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Map of Europe, focused on Belgium
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A Belgian farmer moved a rock and accidentally annexed France: the weird and wonderful history of man-made borders

This week, a farmer in the Belgian town of Erquelinnes caused an international ruckus when he moved a stone standing in his tractor’s path.

This stone marked the boundary between Belgium and France. By moving it 2.29 metres, he expanded Belgium’s territory.

We must assume he had driven around it before — the stone was placed on this site in 1819, as part of the proceedings that established the Franco-Belgian border in 1820 after Napoleon’s defeat.

For the farmer, it stood in the way of his tractor. For the governments of France and Belgium, it was an active international border.

This story suggests a fragility to borders that contradicts their apparent solidity in an atlas or on Google Maps. Human history is, however, full of arguments about where the edges of property lie.

‘Beating the bounds’

Nations establish their borders through treaties. Rivers are sometimes relied on to set boundaries, but even here tensions rise when there are disputes about interpretation. Is the boundary on the river banks, the deepest part of the river, or the very centre of the flow?

The fact these measurements can even be calculated is remarkable. Expecting high levels of accuracy in a map is a recent development.

The first attempts at consistent accuracy were in 19th century military maps, such as Britain’s Ordnance Survey.

Later development saw the topographical charts used by bushwalkers and mountain climbers. But only with the arrival of digital mapping did it became normal to pin-point our location on a map in everyday situations.

Historic Ordnance Survey (topographical) survey map
An early Ordnance Survey sheet, showing the County of Kent and part of the County of Essex. William Mudge, 1801. David Rumsey Historical Map Collection: 8534002

The precise location of boundaries was usually part of local knowledge, kept and maintained by members of the community. For centuries a practice known as “beating the bounds” was followed in parts of Great Britain, Hungary, Germany and the United States.

Members of the parish or community would walk around the edge of their lands every few years, perhaps singing or performing specific actions to help the route stick in the participants’ minds. By including new generations each time, the knowledge was passed through the community and remained active.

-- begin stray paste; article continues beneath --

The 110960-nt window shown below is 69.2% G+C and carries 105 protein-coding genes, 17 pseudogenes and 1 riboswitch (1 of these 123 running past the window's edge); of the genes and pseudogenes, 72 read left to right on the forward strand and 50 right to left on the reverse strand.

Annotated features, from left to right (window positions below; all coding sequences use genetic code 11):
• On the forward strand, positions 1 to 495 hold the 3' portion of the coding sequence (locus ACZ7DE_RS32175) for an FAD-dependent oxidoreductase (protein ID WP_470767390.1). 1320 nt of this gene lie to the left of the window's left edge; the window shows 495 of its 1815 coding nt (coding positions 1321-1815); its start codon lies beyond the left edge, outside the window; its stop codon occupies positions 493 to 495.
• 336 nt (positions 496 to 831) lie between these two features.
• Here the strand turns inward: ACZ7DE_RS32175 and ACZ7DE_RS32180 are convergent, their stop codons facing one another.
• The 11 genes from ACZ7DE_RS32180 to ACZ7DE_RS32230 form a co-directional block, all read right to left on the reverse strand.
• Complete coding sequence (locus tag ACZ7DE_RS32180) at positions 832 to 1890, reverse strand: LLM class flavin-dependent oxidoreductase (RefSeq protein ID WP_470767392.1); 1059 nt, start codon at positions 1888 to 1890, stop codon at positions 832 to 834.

Map of property with corrected boundary line
Kemp’s property in the Tasmanian Midlands, showing the original boundary line of trees as in the incorrect location. Tasmanian Archives: AF396/1/264

Beating the bounds was a tradition of spatial knowledge that carried weight — it was accepted as evidence in cases of disputed boundaries. It was also part of a larger tradition maintaining borders through physical symbolism, whether for good or bad.

Britain has a long history of using enclosure (the fencing or hedging of land) as a means to excluding the poor from accessing common resources. In contrast, in colonial Australia, the first fences were built to protect essential garden crops from scavenging livestock.


Read more: How – and why – Google is transforming the map


Sometimes the importance of the border was demonstrated with an elaborate marker. The Franco-Belgian stone was carved with a date and compass points, representing not only a boundary but also the end of Napoleon’s destructive wars.

Likewise, the boundary markers of Sydney from the same period included the name of the Governor, Richard Bourke.

Manipulation … and incompetence

Formality was not always required. At a local level in the Australian colonies, boundaries were often marked by painting, slashing or burning a mark into a tree. These were easy to ignore, and frustrated landholders placed public notices in the newspapers cautioning against trespassing. People constantly took timber from private properties, or grazed their livestock without hesitation wherever was convenient to them.

Newspaper text: notice about trespass
Notice cautioning against trespass, with the surveyor’s description of the property included to help readers identify the property. 25 December 1819. Hobart Town Gazette/Trove

Landholders included descriptions of their properties — detailing landmarks and neighbouring properties — in their notices, so there could be no doubt about which land was taken.

But these descriptions formed a circular argument: the potential trespasser needed to know who held each property in order to establish whose property they were about to enter. How effective they were at actually preventing trespass remains unclear.

Rivers were an obvious boundary marker, although European settlers quickly learned how to manipulate them to suit their own needs. By quietly blocking a section of river with trees and other rubbish, they could divert its route to suit their own wishes. By the time the surveyor came to verify or reassess boundaries, the landholder had been using their stolen acres for several years.

Throughout the 19th century, Australian survey departments devoted huge resources to undoing the confusion created by manipulation and incompetence in earlier years.

Markers of time

When the Belgian farmer this week got fed up with going around the stone and decided to move it, he was participating in a time-honoured tradition of manipulating impermanent boundary markers. But if he was able to move it, then who is to say it had not been moved before?

Historic boundary markers like this one have a habit of being in technically the wrong place, even if they are in precisely the right place to commemorate a moment in time.

Perhaps that is where their true significance sits.

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